Real estate revival to boost Chinese calcium carbonate demand

By Albert Li
Published: Saturday, 21 May 2016

The recovery in China’s real estate and construction markets is expected to drive up consumption of calcium carbonate materials used in plastic fittings, delegates at the China Calcium Carbonate Industry annual meeting heard in May.

At the meeting held on 16-17 May at the China Inorganic Salt Industry Association in Shijiazhuang, the capital city of Hebei province, attendees listened to predictions that rising demand for plastic windows, doors and pipes for new buildings will shape the Chinese calcium carbonate market over the next few years.

Investment growth in China’s real estate sector rose to 7.2% in January-April this year from 6.2% in January-March, data released by the country’s National Bureau of Statistics in mid-May showed. House prices increased in 65 cities in April, compared with 62 in March, although real estate sales and prices are generally expected to retreat in the second half of this year.

Cunji Wang, who spoke at the event on behalf of the plastic profiles, door and window commission at the China Plastics Association, said that this resurgence in building activity had led to increased consumption of precipitated calcium carbonate (PCC), which is used as filler in plastic fittings.

Chinese output of extruded plastic profiles peaked in 2012 at a capacity of 8.5-8.8m tonnes across 14,000 extrusion production lines. When growth in China’s real estate market began to slow down after 2012, demand for construction materials began to taper and overcapacity soon became evident in the extruded plastics sector. 

Table 1 shows the decline in new real estate development year-on-year in Q2 2015 and the bounce back towards the end of last year. Table 2 shows how output of plastic profiles has tailed off and is yet to rebound.

Table 1. Growth in Chinese building activity (2013-Q1 2016)




Q1 2016 

Newly built real estate (general)





Newly built housing





Source: China Plastics Association 

Table 2: Plastic profile production in
China 2011-2015 (million tonnes)







Total annual production






Source: China Plastics Association

Plastic yet to perk up

As well as stiff competition between different types of plastic, PCC-filled products are rivalled by aluminium alloys in many applications such as window frames, causing the sector to struggle over the last three years.

Plastic profiles demand usually lags the real estate market by eight-to-12 months, therefore the China Plastics Association expects to see an uptick in consumption either in the final quarter of this year or in the first three months of 2017. This will in turn boost PCC demand, Wang said.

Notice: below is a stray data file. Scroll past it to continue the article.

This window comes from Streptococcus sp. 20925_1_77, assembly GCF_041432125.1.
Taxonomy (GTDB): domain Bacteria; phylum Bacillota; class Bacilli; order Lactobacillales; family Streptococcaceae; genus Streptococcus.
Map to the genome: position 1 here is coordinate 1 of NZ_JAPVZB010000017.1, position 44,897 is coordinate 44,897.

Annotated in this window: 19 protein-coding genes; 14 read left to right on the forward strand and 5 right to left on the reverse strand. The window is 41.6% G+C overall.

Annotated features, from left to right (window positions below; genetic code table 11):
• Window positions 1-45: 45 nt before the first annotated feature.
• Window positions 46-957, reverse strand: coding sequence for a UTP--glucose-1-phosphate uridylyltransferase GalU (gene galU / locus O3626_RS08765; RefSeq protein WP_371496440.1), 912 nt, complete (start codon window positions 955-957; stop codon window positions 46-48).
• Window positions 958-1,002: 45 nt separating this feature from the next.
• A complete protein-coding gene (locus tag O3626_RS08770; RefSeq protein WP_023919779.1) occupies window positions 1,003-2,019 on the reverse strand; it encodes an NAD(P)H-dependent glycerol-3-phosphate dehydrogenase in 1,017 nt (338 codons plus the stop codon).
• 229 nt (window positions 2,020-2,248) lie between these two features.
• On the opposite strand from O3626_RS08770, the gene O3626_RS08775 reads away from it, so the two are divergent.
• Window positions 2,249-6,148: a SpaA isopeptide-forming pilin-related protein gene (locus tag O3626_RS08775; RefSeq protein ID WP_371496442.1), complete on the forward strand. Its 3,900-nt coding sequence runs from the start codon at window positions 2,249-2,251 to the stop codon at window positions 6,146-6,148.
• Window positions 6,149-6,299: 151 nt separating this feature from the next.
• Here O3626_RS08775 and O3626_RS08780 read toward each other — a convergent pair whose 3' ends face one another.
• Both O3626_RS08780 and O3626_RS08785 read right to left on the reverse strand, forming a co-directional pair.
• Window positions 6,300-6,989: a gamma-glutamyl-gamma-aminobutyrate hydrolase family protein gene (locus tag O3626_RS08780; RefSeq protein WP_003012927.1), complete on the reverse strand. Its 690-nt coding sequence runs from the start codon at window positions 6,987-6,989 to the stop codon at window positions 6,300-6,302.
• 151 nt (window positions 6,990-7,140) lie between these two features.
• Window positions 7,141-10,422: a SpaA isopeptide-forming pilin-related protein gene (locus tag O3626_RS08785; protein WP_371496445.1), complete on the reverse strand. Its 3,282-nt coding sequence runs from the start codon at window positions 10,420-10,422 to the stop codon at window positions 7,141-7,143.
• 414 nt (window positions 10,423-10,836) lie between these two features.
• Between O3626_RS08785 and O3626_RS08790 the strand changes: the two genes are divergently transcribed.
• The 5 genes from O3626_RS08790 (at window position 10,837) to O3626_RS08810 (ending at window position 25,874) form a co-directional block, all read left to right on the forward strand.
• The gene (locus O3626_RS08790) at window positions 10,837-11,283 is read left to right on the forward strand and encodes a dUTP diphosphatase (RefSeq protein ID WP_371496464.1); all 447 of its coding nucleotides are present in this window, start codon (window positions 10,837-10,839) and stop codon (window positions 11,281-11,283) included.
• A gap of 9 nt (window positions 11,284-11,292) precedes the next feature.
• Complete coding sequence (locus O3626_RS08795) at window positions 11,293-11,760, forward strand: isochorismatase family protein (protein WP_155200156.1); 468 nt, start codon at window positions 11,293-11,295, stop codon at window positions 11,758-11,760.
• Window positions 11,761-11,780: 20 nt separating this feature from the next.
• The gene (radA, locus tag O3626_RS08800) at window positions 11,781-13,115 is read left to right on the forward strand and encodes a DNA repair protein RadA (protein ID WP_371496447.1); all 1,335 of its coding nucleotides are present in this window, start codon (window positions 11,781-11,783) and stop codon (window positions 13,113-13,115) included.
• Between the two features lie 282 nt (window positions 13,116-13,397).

Beyond the near term outlook, it is hoped that China’s 13th Five Year Plan, which runs from 2016 to 2020 and contains a number of large infrastructure and housing development projects, will boost demand further.  

China’s calcium carbonate industry

China’s calcium carbonate industry has expanded rapidly in the last five years. According to Lianyin Tao, vice director of the China Inorganic Salt Association, in 2011, Chinese output of calcium carbonate stood at 15m tonnes, comprising 8m tonnes PCC and 7m tonnes ground calcium carbonate (GCC), accounting for 40% and 14% of global supply of these products, respectively. 

Today, the country has the capacity to produce more than 30m tpa – 10m tpa PCC and and 20m tpa GCC, making up respective shares of approximately 50% and 36% of global output. 

The growth of the sector has been attributed in part to the establishment of industrial clusters around China’s richest limestone resources in Sichuan and Guangxi provinces, although calcium carbonate producers in other areas have failed to keep up with the wider drive for modernisation and greater efficiency.

Actual calcium carbonate production currently stands at around 24m tpa, with capacity utilisation rates hovering between 70% and 80%, owing to the weaker end market conditions experienced during the post-2012 lull in Chinese economic growth.

Calcium carbonate consumption is generally local to supply sources, meaning that global trade of the material is only around 500,000 tonnes, Tao said. Of this China contributed 120,000-130,000 tpa, reserving most of its output for processing into products like paper, plastic, coatings and rubber, which can then be exported at a much higher value than the raw material.

China’s plastic industry is by far the biggest user of calcium carbonate, according to Inorganic Salt Association figures, with a capacity of 15m tpa consuming at least 10m tpa calcium carbonate, accounting for 32% of the country’s overall demand.

Tao called on Chinese calcium carbonate businesses to concentrate on innovation, both in products and in manufacturing machinery to ensure that the industry keeps up with changes in end market demand. 

He also advocated a joined-up approach to manufacturing, ensuring an appropriate balance between PCC and GCC output along with the development of new products such as activated and nano calcium carbonates.

A move away from coal-fired calcining kilns for producing PCC is also needed, Tao said, if the calcium carbonate industry is to comply with new tighter environmental regulations.